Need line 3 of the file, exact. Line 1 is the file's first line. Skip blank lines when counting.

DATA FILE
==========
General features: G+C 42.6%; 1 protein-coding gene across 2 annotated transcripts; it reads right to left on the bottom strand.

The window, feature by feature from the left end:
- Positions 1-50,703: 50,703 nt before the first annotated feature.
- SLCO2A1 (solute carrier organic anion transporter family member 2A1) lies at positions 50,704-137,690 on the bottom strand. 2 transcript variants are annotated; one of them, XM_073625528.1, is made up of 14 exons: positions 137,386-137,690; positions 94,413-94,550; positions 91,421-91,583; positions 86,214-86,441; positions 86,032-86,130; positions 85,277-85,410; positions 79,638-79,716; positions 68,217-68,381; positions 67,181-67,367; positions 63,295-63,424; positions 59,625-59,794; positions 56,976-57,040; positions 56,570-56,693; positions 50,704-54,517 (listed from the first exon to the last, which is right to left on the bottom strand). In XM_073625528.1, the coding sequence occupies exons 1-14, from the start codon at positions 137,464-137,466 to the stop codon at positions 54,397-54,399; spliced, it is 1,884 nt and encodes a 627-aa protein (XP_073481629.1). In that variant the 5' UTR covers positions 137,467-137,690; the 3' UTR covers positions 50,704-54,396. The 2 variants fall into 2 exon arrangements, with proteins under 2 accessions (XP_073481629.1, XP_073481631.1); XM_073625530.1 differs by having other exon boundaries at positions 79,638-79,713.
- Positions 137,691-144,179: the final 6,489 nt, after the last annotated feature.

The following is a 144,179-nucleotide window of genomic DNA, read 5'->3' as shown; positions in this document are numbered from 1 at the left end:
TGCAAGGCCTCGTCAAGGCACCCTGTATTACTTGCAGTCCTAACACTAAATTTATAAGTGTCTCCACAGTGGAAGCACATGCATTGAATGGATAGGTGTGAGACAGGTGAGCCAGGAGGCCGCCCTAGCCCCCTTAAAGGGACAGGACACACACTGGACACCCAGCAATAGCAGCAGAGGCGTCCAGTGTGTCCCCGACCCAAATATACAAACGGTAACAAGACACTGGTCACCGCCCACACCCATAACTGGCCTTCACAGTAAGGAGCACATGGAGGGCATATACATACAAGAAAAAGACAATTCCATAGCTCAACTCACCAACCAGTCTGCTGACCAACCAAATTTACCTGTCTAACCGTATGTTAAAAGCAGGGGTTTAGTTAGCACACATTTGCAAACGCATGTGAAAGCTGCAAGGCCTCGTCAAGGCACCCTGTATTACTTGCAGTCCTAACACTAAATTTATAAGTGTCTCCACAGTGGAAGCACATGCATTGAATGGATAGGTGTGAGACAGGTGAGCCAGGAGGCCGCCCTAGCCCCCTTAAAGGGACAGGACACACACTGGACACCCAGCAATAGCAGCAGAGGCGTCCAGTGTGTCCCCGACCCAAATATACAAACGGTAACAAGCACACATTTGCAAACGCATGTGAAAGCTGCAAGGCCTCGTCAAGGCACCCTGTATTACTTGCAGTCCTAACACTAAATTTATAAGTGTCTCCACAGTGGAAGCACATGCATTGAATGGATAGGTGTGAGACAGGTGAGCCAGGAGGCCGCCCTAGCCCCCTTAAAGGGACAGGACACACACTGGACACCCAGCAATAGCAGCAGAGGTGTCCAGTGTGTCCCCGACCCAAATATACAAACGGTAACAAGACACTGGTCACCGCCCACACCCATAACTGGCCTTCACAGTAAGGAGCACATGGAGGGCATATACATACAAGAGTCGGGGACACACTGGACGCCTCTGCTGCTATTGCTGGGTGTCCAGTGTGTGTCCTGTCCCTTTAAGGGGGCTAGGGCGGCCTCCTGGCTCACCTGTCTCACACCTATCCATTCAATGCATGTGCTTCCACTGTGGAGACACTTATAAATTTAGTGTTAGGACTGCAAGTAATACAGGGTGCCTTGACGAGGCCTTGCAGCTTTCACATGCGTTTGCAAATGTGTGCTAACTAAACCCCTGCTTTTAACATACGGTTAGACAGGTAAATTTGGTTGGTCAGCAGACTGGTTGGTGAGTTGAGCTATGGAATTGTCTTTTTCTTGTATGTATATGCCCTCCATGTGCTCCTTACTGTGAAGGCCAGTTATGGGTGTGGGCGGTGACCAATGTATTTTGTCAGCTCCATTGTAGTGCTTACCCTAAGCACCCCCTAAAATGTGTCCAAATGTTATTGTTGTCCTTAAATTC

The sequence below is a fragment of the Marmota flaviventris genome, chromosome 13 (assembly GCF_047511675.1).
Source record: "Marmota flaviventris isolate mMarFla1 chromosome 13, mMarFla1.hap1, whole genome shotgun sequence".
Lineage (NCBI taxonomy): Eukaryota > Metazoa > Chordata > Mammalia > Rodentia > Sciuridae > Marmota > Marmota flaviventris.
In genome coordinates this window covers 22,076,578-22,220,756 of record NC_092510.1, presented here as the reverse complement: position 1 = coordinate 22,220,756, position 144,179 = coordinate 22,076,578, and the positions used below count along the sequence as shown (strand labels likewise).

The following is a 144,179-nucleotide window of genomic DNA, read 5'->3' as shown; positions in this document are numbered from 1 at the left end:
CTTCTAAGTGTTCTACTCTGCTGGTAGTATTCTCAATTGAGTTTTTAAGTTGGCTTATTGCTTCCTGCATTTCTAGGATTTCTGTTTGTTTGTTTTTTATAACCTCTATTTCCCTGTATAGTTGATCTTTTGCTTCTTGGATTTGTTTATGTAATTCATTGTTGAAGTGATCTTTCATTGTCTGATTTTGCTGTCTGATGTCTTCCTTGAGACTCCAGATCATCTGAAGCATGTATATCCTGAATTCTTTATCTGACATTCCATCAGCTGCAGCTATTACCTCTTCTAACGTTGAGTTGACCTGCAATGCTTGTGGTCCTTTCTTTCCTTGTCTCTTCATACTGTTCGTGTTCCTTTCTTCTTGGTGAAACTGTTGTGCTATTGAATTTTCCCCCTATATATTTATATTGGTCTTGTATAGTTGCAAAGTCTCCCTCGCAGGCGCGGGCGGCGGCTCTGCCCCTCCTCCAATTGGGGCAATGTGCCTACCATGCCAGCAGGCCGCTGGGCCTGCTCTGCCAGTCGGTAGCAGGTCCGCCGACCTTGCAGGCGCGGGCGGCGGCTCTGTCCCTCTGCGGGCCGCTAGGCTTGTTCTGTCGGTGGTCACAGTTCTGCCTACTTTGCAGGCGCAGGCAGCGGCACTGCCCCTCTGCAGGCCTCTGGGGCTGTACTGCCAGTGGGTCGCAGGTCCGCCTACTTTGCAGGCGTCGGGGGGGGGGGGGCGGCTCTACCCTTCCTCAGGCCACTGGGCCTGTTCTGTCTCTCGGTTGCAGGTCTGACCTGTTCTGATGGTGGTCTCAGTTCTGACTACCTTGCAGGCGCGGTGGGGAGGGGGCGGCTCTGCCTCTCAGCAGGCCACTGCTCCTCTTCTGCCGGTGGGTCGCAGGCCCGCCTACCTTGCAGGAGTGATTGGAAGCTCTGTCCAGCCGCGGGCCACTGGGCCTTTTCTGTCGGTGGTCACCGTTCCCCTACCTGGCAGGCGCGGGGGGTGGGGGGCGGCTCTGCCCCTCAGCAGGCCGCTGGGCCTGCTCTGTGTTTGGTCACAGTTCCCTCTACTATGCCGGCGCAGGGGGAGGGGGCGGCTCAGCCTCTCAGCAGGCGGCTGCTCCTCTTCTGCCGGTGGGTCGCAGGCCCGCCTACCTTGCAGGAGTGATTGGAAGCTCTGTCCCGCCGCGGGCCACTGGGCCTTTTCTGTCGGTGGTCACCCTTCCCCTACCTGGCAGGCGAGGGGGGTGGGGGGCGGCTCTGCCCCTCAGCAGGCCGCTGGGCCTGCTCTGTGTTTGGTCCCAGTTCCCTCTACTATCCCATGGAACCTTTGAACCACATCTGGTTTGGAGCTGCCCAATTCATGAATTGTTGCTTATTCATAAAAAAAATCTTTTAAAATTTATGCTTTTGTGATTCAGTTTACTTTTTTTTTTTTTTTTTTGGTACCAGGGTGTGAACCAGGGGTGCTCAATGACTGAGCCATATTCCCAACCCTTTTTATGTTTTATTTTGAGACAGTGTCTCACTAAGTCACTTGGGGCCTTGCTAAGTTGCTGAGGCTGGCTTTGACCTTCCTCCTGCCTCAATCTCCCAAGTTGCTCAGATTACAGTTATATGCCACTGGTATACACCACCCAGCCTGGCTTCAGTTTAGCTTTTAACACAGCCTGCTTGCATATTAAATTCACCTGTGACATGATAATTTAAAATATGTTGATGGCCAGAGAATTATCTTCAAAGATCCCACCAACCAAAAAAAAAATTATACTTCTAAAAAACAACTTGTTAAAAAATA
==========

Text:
- Positions 1-50,703: 50,703 nt before the first annotated feature.